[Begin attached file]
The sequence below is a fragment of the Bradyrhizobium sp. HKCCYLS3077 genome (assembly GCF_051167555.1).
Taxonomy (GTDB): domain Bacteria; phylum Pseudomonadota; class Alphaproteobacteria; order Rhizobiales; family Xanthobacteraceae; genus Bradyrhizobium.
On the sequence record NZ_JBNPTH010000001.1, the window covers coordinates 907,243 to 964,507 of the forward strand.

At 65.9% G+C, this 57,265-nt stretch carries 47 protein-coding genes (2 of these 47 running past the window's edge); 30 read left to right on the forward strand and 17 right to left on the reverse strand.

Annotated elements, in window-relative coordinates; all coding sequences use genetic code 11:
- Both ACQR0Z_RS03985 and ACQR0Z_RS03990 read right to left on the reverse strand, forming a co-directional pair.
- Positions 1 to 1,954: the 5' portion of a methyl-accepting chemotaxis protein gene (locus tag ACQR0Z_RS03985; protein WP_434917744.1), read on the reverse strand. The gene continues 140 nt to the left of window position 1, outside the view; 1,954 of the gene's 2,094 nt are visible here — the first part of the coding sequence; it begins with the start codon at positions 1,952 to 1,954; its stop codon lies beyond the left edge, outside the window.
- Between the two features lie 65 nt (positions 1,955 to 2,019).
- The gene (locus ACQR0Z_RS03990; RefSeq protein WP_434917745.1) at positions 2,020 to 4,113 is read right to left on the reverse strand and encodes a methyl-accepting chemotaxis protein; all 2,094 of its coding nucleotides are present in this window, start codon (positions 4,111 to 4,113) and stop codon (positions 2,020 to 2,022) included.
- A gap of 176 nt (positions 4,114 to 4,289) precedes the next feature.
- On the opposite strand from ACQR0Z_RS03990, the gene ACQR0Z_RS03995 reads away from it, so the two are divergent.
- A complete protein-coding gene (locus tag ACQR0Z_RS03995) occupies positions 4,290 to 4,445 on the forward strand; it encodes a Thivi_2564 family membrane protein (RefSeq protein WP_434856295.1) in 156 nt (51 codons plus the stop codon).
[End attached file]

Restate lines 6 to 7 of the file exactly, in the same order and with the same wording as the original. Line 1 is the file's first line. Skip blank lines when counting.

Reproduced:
- Both ACQR0Z_RS03985 and ACQR0Z_RS03990 read right to left on the reverse strand, forming a co-directional pair.
- Positions 1 to 1,954: the 5' portion of a methyl-accepting chemotaxis protein gene (locus tag ACQR0Z_RS03985; protein WP_434917744.1), read on the reverse strand. The gene continues 140 nt to the left of window position 1, outside the view; 1,954 of the gene's 2,094 nt are visible here — the first part of the coding sequence; it begins with the start codon at positions 1,952 to 1,954; its stop codon lies beyond the left edge, outside the window.